Chapter 6: Episode 22 - "Possessed"
“So this is what it feels like to be king.” Kane sat upon the Imperial throne of Kodia, having slain the puppet ruler of the Imperial dynasty and claimed the seat over Kodia as his own. Festus Kane wasn’t much of a man by stature of worldly ways, but his sudden ascent to power would surely not go unnoticed by the rest of the world. They wouldn’t ignore him now. No one would overlook the presence of this great man.
The power within Kane grew restless as he sat upon his false throne, looking down upon an empty throne room. The body of the nobles had been drug out of the room by the guards and disposed of, Kane did not care how. His disregard for life and death: the human way, was evidence of the devil side of him taking more control over his mind and emotions. It had been nearly forty-eight hours since he allowed the demons to take up residence in his body, and with each passing hour, their adverse effects on his human flesh. He was prepared to make the sacrifice of his body, but never imagined the conflict it would cause within him. He flesh stretched, as if his body was too large for his skin, too many spirits dwelling within one flesh, attempting to overtake his soul.
Kane was torn, constantly ravaged from inside and out by the demon spirits, unwilling to loose their vice grip on him. Festus Kane was no longer his own man, he was trapped inside his body and yet feeling as if his soul was being forced out of his body. A prisoner of another world held captive to this one. A dead man in his living body: a dead man walking. He sat on a throne of lies, populated by small men who lifted themselves up on the backs of their people.
It was a cruel world, but someone had to rule it. If left to their own devices, men desired order and not chaos; in seeking community and structure, they looked to a leader to follow after. This was not the way of the Imperial Dynasty, one which had sprung from obscurity to utter domination of the Kodia people and even the NorthWestern end of the continent upon which it sat.
Kane gazed upon the empty throne room from the empty throne where he sat. His eyes red with flames, but dull and callously staring out into the emptiness of what once was a hall of cheerfulness and mirth, albeit at the expense of the less fortunate: those forced into subjugation and taxed to poverty to feed the king’s lavish appetite for posh parties and pleasure. The Imperial Reign was well renowned for its fanciful feasts funded by the poor box. Pity to the weak, but not one shilling to the beggar. The bureaucrats lived off of the labor of others, but felt themselves a world away from the common folk of the land. Festus Kane had lived the common life, been uncommonly common in his time among the faceless multitudes of a forgotten populace. That life was one of destitution of spirit and hopelessness of the soul.
Kane mused about the history of this hall in which he sat, and the dynasties which had risen and fallen over the throne upon which he sat. Such a meaningless and insignificant object to be the cause of so much bloodshed, and so easily purchased too. True power will out when pitted against false principalities or potentates. Pomp and circumstance were nothing more than mere frills to dress up the hideous rags of the beggared soul.
It was nightfall through the windows of the throne room, day had come and gone like a thief, only darkness and starlight remained. Kane felt the chill of the night air as it seemed in through the open windows and cooled the stone surfaces of the throne room. Kane senses were unaffected by the sudden drop in temperature. Though he felt the cold, he did not respond to it. Like a stone statue he held his gaze forward, elbows propped on his legs as he leaned his head forward and rested it in is hands. Kane’s black, thin locks hung limp around his vision, acting as borders to the sides of his peripheral, keeping his sight focused forward as he concentrated on one thing.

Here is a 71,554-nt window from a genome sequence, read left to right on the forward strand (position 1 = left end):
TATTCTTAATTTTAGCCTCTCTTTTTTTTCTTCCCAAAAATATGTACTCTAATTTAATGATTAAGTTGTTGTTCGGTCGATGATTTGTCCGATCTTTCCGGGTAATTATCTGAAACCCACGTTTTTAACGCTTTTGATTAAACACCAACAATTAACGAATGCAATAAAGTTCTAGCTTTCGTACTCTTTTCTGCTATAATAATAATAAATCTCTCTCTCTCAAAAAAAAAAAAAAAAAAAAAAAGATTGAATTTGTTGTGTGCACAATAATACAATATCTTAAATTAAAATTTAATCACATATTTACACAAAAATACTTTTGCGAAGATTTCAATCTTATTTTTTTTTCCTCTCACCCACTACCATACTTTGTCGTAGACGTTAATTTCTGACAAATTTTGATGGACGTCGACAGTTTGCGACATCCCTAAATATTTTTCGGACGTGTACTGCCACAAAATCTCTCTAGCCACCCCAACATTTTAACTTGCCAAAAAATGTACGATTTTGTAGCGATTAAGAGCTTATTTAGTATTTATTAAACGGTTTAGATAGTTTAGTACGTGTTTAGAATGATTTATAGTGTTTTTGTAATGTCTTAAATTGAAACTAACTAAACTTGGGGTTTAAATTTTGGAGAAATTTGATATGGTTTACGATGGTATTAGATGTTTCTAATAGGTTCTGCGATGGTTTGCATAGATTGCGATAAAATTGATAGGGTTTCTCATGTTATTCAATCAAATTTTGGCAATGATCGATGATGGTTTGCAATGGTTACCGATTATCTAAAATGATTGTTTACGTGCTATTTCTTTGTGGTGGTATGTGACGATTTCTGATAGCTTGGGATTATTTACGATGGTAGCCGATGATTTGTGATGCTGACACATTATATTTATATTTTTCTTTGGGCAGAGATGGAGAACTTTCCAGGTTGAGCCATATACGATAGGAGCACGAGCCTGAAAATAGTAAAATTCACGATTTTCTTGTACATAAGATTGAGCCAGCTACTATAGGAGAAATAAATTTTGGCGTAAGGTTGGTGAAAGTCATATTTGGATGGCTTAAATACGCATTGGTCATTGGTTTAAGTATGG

What was all of this worth? The position of power: the throne of Kodia was nothing more than a seat. He felt no great surge of authority or power when occupying that seat, for it was not the seat that gave worth to a man, but the man who gave worth to the seat. The authority of the throne is built by the king using the respect of his people; though that throne be occupied by lesser men, its greatness is not in association, but in attribution. What was attributed to the throne was more than who was associated with it. Kane understood this better than most. He’d seen kings at their best and worst, more worst than best. No man in power could be trusted to do what was good for anyone but themselves. This was a hard truth he’d had to learn and relearn many times over. Trust was a dangerous thing to give to a man in a position to impact your life.
Too often trust was far too easily given. Without question of intent or purpose, men gave trust to other men as if it was a coin. No more would this be the way of things. If Kane could simply abolish the precedent of trusting those in power, if he could inspire the people to question authority upon a basis of what was right rather than what made sense, maybe he could still make a difference in this world. Posterity, that was why anyone did anything, right? To be remembered, to have had an impact?
About this time of night was when the demons came out. In swirling grew wisps of cloud, the demon spirit left Kane’s body through his eye holes and formed shadowy ghost shapes around him. Their ghostly spirit forms were but images of their true forms, but still they were hideous to behold. No longer in the shape of gods as they were when in the form of statues, they took upon a shadow of their true appearance. Demons were no simple unseemly body, the grotesque images of their incarnate evil were beyond words of description. But if Kane could compare it to any earthly visual, it looked as if a body had been suffering the torture of burning for eternity and not being consumed until its flesh was boiled and puckered, the bones were swollen and misshapen, and the facial features were obscured and marred beyond recognition: displaced eyes, nose and ears where they should not be; hairless ogres but to call what he saw by the name ogre seemed to sell it short by a long shot.